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November 22, 1927 - Image 4

Resource type:
The Michigan Daily, 1927-11-22

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TUESDAY, 'N0VMlhP(h',1.127,

.. .


Published every morning except Monday
during the University year by the Board in
Control of Student Publications.
Member of Western Conference Editorial
The Associated Press is exclusively en-
ttiled to the use for republication of all news
dispatches credited to it or not otherwise
credited in this paper and the local news pub-
lished herein.
Entered at the postoffice at Inn Arbor,
Michigan, as second class matter. Special rate
of postage granted by Third Assistant' Post-
tipster General.
Suscrition by carrier, $4,oo; by mail,
Offices: Ann Arbor Press Building, May-
nard Street.
Phnes:tEditorial, 4925; Business 21214.
Telephone 4925
Editor........................Ellis B. Merry
Editor Michigan Weekly. Charles E. Behymer
Staff Editor ................ Philip C. Brooks
City Editor..............Courtland C. Smith
Women's Editor..........Marian L. Welles
Sports Editor------------.Herbert E. Veder
Theater, Books and Music.Vincent C. Wall, Jr.
Telegraph Editor ............. Ross W. Ross
Assistant City Editor...R.ichard C. Kurvink
Night Editors
Robert E. Finch G. Thomas McKean
J. Stewart Hooker Kenneth G. Patrick
Paul J. Kern Nelson J. Smith, Jr.
Milton Kirshbaun
Esther Anderson Jack L. Lait, Jr.
Margaret Arthur Marion McDonald
Emmons A. Bonfield Richard H. Milroy
biratton Iuck Charles S. Monroe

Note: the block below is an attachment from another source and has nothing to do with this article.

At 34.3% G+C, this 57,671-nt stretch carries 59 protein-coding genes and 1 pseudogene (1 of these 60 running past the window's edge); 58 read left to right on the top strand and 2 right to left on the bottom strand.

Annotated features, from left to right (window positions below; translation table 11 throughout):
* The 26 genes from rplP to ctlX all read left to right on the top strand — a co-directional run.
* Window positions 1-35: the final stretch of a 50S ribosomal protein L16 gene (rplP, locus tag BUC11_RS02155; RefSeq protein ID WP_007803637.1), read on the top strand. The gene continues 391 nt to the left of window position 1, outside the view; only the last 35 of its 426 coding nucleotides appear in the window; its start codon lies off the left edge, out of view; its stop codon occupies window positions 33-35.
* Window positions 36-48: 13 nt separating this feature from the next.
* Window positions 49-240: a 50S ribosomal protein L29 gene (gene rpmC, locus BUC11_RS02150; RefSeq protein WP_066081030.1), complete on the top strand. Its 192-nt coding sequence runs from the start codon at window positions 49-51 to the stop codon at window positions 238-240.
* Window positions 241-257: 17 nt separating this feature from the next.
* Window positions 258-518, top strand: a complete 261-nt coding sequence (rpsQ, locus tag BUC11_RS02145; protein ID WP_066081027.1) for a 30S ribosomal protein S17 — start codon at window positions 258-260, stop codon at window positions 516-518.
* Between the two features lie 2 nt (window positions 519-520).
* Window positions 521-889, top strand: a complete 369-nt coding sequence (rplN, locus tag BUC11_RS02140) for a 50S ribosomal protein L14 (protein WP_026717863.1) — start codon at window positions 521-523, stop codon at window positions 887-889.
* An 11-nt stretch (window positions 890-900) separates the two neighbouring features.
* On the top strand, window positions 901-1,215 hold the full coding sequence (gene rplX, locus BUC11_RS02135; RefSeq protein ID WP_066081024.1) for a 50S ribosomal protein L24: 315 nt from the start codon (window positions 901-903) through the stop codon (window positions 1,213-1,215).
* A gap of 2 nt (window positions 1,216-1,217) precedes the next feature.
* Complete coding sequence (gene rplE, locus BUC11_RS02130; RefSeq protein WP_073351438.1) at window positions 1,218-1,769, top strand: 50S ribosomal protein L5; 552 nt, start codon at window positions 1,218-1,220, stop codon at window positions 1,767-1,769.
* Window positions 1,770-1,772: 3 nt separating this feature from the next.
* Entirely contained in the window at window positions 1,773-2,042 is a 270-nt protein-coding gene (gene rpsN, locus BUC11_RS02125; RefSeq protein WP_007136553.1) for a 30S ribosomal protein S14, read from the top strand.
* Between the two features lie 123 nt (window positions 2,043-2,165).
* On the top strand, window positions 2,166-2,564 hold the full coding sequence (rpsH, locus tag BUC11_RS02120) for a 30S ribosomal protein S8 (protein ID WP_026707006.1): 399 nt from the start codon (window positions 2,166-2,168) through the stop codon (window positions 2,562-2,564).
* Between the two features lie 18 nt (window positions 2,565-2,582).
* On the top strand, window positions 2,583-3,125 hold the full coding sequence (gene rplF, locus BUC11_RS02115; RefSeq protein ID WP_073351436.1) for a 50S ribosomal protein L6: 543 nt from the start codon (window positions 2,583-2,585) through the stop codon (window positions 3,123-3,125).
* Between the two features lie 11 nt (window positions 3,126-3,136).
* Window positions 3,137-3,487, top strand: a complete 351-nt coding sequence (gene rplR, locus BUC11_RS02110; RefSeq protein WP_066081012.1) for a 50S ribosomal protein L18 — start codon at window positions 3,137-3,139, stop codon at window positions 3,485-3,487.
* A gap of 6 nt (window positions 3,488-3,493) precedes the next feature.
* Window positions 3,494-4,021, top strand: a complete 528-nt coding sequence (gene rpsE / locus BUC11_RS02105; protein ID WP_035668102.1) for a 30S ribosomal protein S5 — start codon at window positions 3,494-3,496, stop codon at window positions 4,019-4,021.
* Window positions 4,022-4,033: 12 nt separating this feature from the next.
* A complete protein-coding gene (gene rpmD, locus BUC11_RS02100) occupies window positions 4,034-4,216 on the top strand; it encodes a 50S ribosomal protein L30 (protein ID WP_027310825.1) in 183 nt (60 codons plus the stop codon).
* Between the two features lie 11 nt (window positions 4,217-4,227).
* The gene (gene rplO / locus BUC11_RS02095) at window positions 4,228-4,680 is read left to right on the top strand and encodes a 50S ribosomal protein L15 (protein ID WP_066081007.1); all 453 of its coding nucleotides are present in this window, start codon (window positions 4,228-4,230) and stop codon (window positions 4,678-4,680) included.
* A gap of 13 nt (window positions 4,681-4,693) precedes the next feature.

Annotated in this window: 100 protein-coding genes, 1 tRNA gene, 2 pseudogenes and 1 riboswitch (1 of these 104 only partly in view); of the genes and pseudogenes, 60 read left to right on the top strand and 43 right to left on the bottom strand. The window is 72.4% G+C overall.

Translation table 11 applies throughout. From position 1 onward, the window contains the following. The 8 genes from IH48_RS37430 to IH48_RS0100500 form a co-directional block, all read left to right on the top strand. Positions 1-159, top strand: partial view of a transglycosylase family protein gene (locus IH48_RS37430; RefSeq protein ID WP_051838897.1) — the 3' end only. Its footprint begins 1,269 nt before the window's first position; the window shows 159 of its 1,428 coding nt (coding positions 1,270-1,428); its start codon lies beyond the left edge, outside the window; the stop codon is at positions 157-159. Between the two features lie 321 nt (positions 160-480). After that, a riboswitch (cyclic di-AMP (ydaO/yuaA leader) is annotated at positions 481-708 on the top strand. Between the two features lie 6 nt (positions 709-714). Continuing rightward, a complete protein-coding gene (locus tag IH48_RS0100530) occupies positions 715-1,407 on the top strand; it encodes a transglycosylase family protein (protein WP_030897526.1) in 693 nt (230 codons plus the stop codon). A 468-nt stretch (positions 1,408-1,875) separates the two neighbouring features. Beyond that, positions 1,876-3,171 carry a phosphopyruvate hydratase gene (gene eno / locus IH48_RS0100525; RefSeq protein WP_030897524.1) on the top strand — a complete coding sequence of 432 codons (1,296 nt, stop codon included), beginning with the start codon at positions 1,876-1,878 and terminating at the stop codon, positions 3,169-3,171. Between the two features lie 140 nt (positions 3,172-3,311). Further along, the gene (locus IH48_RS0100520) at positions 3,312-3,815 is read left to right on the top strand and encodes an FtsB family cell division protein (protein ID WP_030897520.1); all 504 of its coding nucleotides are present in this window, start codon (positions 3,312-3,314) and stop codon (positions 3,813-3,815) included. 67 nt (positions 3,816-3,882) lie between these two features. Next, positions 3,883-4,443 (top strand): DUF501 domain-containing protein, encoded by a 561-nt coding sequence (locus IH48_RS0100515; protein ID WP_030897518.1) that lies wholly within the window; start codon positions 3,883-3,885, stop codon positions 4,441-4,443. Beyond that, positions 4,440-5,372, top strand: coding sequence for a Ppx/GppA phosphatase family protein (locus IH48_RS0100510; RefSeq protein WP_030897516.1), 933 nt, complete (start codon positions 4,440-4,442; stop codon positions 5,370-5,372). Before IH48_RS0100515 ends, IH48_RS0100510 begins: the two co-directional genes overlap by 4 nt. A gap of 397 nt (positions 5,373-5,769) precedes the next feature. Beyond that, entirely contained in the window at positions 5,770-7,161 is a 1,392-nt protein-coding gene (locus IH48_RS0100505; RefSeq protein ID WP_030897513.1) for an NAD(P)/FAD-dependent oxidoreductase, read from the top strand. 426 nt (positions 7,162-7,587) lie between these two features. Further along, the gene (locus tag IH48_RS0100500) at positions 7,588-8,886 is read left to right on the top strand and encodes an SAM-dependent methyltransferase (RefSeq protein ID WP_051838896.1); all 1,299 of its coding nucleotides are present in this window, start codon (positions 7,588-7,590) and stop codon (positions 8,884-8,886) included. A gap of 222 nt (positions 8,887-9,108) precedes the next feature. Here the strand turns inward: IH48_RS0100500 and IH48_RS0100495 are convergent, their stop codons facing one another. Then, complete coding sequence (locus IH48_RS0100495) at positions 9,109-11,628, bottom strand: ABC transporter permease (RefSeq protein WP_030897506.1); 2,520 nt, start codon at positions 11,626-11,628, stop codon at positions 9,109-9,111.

Jean Campbell Catherine Price
Jessie Church Harold L. Passman
William B. Davis Morris W. Quinn
Clarence N. Edelson Pierce Rosenberg
Margaret Gross David Scheyer
Valborg Egeland Eleanor Scribner
Marjorie Follmer Robert G. Silbar
James B. Freeman Howard F. Simon
Robert J. Gessner George E. Simons
Elaine E. Gruber Rowena Stillman
Alice Hagelsaw Sylvia Stone
Joseph E. Howell George Tilley
Charles R. Kaufman Edward L. Warner, Jr.
Lawrence R. Klein Benjamin S. Washer
Donald J. Kline Leo J. Yoedicke
Sally Knox Joseph Zwerdling
Telephone 21214
Assistant Manager.... George H. Annable, Jr.
Advertising.............Richard A. Meyer
Advertising..............Arthur M. Hinkley
Advertising................Edward L. Hulse
Advertising............ Johny W.Ruswinckel
Accounts ................Raymod Wchter
Circulation.............George B. Ahn, Jr.
Publication..................Harvey Talcott
Fred Babcock Hal A. Jaehn
George Bradley James Jordan
Marie Brumler Marion Kerr
J ames 0. Brton Dorothy Lyons
ames B. Coper Thales N. Leningtoa
Charles K. (orrell Catherine McKinven
Barbara Cromell W. A. Mahaffy
Helen Dancer Francis Patrick
Mary Dively George M. Perrett
Bessie U. gelanji Alex K. Scherer
Ona Felker Frank Schuler
Ben Fishman Bernice Schook
Katherine Frochne Mary Slate
Douglass Fuller George S pater
Beatrice Greenberg Wilbert Stephenson
Helen Gross Ruth Thompson
Herbert Goldberg Herbert E. Varnum
E. J. Hammer Lawrence Walkley
Carl W. Hammer Hannah Waller
Ray Hoelich
Now that the last game is over, and
the smoke of another football season
has cleared away, it is possible to look
with something of a critical rational-
ism at the accomplishments of the
year, and the course of college foot-
ball. It has been a year marked by
tremendous strides at Michigan, for
it has witnessed the completion of the
gigantic new stadium. It has been a
year of accomplishment in another
way, also, with the complete sell-out
of all seats to that stadium for three
successive home games.
All in all, however, the year has
proceeded like other football seasons,
with the tremendous momentum of the
game carrying it on at such a dizzying
pace that anything like a thoughtful
appraisal of what it all means or

where the whole thing leads to was
impossible. Now at the end of the
season, it is only fair to apply to the
game of football the same cold reason-
ing which we apply to the other phas-.
es of the American educational system.
The stigma of commercialism, lus-
tily cried from the hopsetops of col-